The description “forever wars” is now associated with Iraq and Afghanistan, but the origins of the term are much older.
A quick database search unearthed a 1959 clip from the St. Louis Globe-Democrat about a convention of Esperanto speakers, who believed that a common worldwide language would end “forever wars.” And in 1974, Joe Haldeman, a Vietnam veteran, published an acclaimed science fiction novel, “The Forever War,” which was a parable drawn from Southeast Asia.
By 2008, New York Times correspondent Dexter Filkins popularized the label by calling his book on the never-ended struggles in Afghanistan, “The Forever War.”
But as the witty economist Herb Stein memorably said, “If something cannot go on forever, it will stop.” Fulfilling that dictum, Joe Biden decreed that America’s military involvement in the forever war in Afghanistan will stop by the tragic Sept. 11 anniversary.
The end was inevitable, despite the reported objections of leading generals and other national security officials. For what could the generals promise other than more of the same as the Taliban gains territory and shows scant interest in a power-sharing arrangement?
There certainly is no Afghan George Washington, even though nearly two decades ago, Hamid Karzai, the president installed by the George W. Bush administration, was briefly auditioned for the part. Even more unlikely is the emergence of an Afghan Ulysses S. Grant, with the courage and competence to end a military stalemate.
For all the inevitability, for all the lack of appealing options, the American withdrawal leaves me deeply saddened. This is a moral and emotional reaction, rather than one grounded in a strategic worldview.
But it is a mistake to underestimate soft values like altruism as a basis for U.S. foreign policy.
You don’t have to hold a Ph.D. in Cold War studies to be enraged by Vladimir Putin’s attempts to kill opposition leader Alexei Navalny. You don’t have to speak Mandarin to be horrified by China’s treatment of the Uyghurs or to lament the cynicism with which democracy was snuffed out in Hong Kong.
I make no claims to be an old Afghan hand or a terrorism expert. But I did spend a bit more than a week in Kabul during the heady days immediately after the Taliban had been routed, in December 2001. Memories from that brief visit shape my reaction to the impending American withdrawal.
I remember the ubiquitous powder blue burqas that nervous women still wore on the streets of Kabul — and the lightning speed with which my interpreter whipped off her head piece as soon as we stepped into an interior courtyard. Equally vivid is the morning I spent with a group of Afghan widows who proudly showed me where they operated a secret bakery to support their children under the Taliban.
An Afghan friend, whom I met in Kabul during that 2001 visit, succinctly explained the problems with many American aid efforts over the last two decades.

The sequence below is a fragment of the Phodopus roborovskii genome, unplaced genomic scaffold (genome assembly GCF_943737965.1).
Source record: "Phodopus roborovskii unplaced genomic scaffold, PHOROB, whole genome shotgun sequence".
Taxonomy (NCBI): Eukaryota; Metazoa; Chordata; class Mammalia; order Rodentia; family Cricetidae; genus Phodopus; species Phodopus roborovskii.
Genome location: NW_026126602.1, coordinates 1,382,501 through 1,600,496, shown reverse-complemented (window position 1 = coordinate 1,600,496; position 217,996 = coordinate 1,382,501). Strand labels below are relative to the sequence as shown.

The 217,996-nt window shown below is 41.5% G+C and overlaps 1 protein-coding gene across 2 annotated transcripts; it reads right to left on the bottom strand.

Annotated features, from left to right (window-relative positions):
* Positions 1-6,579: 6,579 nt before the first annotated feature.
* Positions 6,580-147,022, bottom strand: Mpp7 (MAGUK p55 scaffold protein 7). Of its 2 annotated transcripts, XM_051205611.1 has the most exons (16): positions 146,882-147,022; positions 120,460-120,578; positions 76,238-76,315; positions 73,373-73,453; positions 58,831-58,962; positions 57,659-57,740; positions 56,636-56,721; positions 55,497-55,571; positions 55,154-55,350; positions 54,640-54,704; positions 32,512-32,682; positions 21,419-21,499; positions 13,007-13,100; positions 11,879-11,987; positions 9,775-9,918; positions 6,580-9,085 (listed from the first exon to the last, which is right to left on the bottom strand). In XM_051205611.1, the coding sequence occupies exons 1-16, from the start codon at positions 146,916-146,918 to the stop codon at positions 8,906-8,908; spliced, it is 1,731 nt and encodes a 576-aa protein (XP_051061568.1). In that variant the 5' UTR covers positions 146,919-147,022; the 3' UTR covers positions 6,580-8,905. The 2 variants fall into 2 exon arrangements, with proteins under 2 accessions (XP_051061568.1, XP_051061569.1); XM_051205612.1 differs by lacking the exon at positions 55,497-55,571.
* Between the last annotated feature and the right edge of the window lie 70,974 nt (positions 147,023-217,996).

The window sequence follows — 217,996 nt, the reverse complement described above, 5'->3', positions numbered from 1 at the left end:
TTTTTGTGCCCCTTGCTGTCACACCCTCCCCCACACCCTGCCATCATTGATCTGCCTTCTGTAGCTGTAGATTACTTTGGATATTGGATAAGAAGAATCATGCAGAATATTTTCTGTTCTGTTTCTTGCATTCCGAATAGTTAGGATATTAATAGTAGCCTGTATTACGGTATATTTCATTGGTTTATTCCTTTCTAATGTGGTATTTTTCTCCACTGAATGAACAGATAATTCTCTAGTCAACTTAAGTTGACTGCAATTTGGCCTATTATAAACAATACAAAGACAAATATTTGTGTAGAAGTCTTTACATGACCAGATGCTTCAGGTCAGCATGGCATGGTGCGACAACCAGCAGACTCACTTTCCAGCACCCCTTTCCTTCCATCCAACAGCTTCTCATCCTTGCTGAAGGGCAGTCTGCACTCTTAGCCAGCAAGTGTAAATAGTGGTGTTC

“Someone starts a project with the best of intentions,” he said, “and then he rotates home with the project half finished. His successor has a totally different idea and then he too goes home with that second effort uncompleted. And so it continues.”
That’s the tragedy of Afghanistan: There is no road map for success, but there’s a nearby exit ramp for failure.
It is easy to imagine the Taliban retaking control of Kabul and other holdout cities in a year or two. Equally plausible is another vicious civil war like the one that devastated Kabul in the early 1990s and paved the way for the Taliban.
Americans of the Vietnam era can recall the whirling helicopters taking off from the roof of the U.S. Embassy in Saigon as the North Vietnamese overwhelmed the city in 1975. Even more wrenching were the stories emerging from the Khmer Rouge takeover of Cambodia and the “killing fields” that followed.
That is what American retreat looks like. And the prayer is that this familiar story will not play out the same way in Afghanistan.
The right thing
What I am left with are words that seem naive and unfashionable in a world of suffering: There is a humanitarian case for remaining in Afghanistan to protect those who trusted us and believed that American power would bring them a better life, free from the religious fanaticism of the Taliban.
It is a variant on what Colin Powell during the run-up to the Iraq War called the Pottery Barn rule: “You break it, you’ve bought it.”
Yes, Afghanistan was broken when we arrived, and had been broken since the last king, Mohammad Zaher Shah, was ousted in a 1973 coup. But 20 years of uneven American involvement — military surges mixed with urges to withdraw — should bring with it moral obligations.
That sentiment does not fit with the “America First” blather from Donald Trump and his acolytes. Nor does it mesh with some grand global theory about the projection of American power in the 21st century.
But it is the right thing to do.
Maybe the right way to defend an ongoing involvement in Afghanistan would be to call it a “continued peace” instead of a “forever war.” Maybe the best idea is to let a generation of young Afghans grow up and aspire to more than survival in a brutal tribal society.
But I have no illusions about the future of our ever-shrinking involvement in Afghanistan. And that unavoidable truth is what makes the whole thing so sad.
Walter Shapiro has covered the last 11 presidential campaigns. He is also a fellow at the Brennan Center for Justice at NYU and a lecturer in political science at Yale. Follow him on Twitter @MrWalterShapiro.